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Perched on the tip of the Nicoya Peninsula, Cabo Blanco Absolute Natural Reserve is considered one of Costa Rica’s first natural reserves, and thus spurred a trend that resulted in more than 30 national parks and reserves. Inside the park, you can explore lush forests and white-sand beaches, and go on the lookout for exoitc wildlife on a hike.

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Tortuguero National Park (Parque Nacional Tortuguero)
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With its incredible biodiversity, Tortuguero National Park (Parque Nacional Tortuguero) is among Costa Rica’s most visited attractions. Home to monkeys and caimans as well, the park is best known for its sea turtles. Clusters of green, hawksbill, leatherback, and loggerhead turtles lay their eggs in the sand of remote Caribbean beaches.

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Rainmaker Park
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Brimming with lush forest, wildlife, and waterfalls, Rainmaker Park provides a quieter alternative to the often-crowded Manuel Antonio National Park. As well as being home to animals such as dart frogs, snakes, and butterflies, the off-the-beaten-path attraction offers great forest views from a set of swinging bridges.

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La Paz Waterfall Gardens
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From jaguars to capuchin monkeys, more than 100 animal species reside at this scenic nature park. Stop by to take in the animal exhibits, dine at the restaurant, and walk the 2.2 miles (3.5 kilometers) of well-maintained trails, which take you past five waterfalls scattered throughout the rain forest and cloud forest.

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La Fortuna Waterfall
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La Fortuna Waterfall cascades 200 feet (61 meters) down the sheer cliff face of Cerro Chato, the Arenal Volcano’s dormant and thickly forested twin. One of the most impressive and accessible waterfalls in Costa Rica, La Fortuna is a great place to picnic, swim, and photograph the waterfall’s perpetual mists and nearby exotic vegetation.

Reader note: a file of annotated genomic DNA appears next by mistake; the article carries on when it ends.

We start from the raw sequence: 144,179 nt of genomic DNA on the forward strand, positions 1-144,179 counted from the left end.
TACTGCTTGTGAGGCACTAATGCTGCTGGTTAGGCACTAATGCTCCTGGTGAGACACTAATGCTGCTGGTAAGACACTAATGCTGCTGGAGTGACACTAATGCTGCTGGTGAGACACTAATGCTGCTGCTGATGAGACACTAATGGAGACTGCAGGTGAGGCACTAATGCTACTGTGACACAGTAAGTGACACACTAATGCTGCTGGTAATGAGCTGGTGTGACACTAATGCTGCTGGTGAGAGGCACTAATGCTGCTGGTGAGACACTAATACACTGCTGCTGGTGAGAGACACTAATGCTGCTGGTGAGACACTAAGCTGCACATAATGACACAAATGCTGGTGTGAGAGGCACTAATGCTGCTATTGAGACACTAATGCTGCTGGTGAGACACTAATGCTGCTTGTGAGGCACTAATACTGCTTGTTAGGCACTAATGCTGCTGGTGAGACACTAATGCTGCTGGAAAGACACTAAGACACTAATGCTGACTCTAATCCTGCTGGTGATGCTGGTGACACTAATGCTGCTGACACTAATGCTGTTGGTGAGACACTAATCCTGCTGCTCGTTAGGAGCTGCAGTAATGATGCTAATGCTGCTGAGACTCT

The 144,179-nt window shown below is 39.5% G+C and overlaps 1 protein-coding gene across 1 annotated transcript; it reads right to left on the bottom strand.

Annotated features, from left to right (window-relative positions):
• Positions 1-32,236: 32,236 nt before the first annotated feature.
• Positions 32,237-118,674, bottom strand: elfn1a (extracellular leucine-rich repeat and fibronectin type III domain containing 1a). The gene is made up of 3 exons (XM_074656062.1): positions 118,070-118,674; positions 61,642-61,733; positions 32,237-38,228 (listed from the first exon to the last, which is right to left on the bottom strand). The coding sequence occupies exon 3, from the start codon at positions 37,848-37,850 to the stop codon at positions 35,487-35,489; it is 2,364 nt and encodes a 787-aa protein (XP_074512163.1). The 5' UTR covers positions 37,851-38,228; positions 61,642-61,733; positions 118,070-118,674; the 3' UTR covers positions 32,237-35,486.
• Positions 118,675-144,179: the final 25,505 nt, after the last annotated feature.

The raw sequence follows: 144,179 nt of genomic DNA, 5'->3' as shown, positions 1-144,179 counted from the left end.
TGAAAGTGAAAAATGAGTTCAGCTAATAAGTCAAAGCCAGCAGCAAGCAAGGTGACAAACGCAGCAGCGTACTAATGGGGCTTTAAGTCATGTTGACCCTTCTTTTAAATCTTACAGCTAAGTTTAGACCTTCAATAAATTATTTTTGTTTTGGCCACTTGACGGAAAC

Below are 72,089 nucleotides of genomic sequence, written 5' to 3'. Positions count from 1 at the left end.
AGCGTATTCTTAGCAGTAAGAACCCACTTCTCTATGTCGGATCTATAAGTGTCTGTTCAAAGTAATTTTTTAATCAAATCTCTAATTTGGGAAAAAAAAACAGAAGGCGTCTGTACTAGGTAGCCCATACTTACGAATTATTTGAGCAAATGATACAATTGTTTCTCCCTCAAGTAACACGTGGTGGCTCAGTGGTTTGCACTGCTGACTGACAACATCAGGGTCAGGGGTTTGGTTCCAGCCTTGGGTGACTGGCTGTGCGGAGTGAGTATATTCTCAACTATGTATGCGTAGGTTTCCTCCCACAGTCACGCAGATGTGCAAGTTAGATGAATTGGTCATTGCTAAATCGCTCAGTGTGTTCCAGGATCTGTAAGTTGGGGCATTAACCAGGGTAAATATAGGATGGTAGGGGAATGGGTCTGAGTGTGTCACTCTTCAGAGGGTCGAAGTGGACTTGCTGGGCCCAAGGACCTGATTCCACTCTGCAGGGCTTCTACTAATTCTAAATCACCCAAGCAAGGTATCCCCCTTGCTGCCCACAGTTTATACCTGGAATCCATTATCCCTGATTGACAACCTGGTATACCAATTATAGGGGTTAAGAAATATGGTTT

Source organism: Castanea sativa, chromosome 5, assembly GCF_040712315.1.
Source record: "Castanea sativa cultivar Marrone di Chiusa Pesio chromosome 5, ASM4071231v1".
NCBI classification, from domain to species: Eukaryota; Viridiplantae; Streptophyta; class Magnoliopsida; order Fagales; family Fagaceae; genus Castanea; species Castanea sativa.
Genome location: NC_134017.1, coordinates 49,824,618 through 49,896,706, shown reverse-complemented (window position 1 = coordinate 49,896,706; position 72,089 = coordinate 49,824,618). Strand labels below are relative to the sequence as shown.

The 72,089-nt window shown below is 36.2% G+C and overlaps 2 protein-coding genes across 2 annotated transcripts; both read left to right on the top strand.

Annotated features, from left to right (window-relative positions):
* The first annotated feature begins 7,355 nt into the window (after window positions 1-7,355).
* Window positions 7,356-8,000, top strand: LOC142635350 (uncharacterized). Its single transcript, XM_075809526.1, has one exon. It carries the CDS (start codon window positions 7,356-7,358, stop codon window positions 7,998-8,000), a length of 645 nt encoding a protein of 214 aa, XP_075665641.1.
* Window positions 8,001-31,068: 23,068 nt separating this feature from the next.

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Jaco Beach
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Jaco is a lively beach town known for its water sports and party atmosphere. Located on some of Costa Rica’s most developed coastline, within two hours of the capital, it’s a favorite escape for San José residents, as well as backpackers, snowbirds, and North American retirees.

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More Things to Do in Costa Rica

Tortuga Island (Isla Tortuga)

Tortuga Island (Isla Tortuga)

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A postcard-perfect paradise of white-sand beaches, swaying coconut palms, and sapphire-blue water rife with marine life, Tortuga Island (Isla Tortuga) is an ideal spot to swim, snorkel, or bask in the sunshine. The island is only accessible from Costa Rica’s main cities via a scenic boat ride across the Gulf of Nicoya—an extra perk for your vacation.

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Celeste River (Río Celeste)

Celeste River (Río Celeste)

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The dazzling centerpiece of Costa Rica’s Tenorio Volcano National Park, theCeleste River (Río Celeste) is most famous for its shockingly bright blue color. The river’s hue results from a natural reaction of volcanic sulfur and calcium carbonate, which tints the clear waters.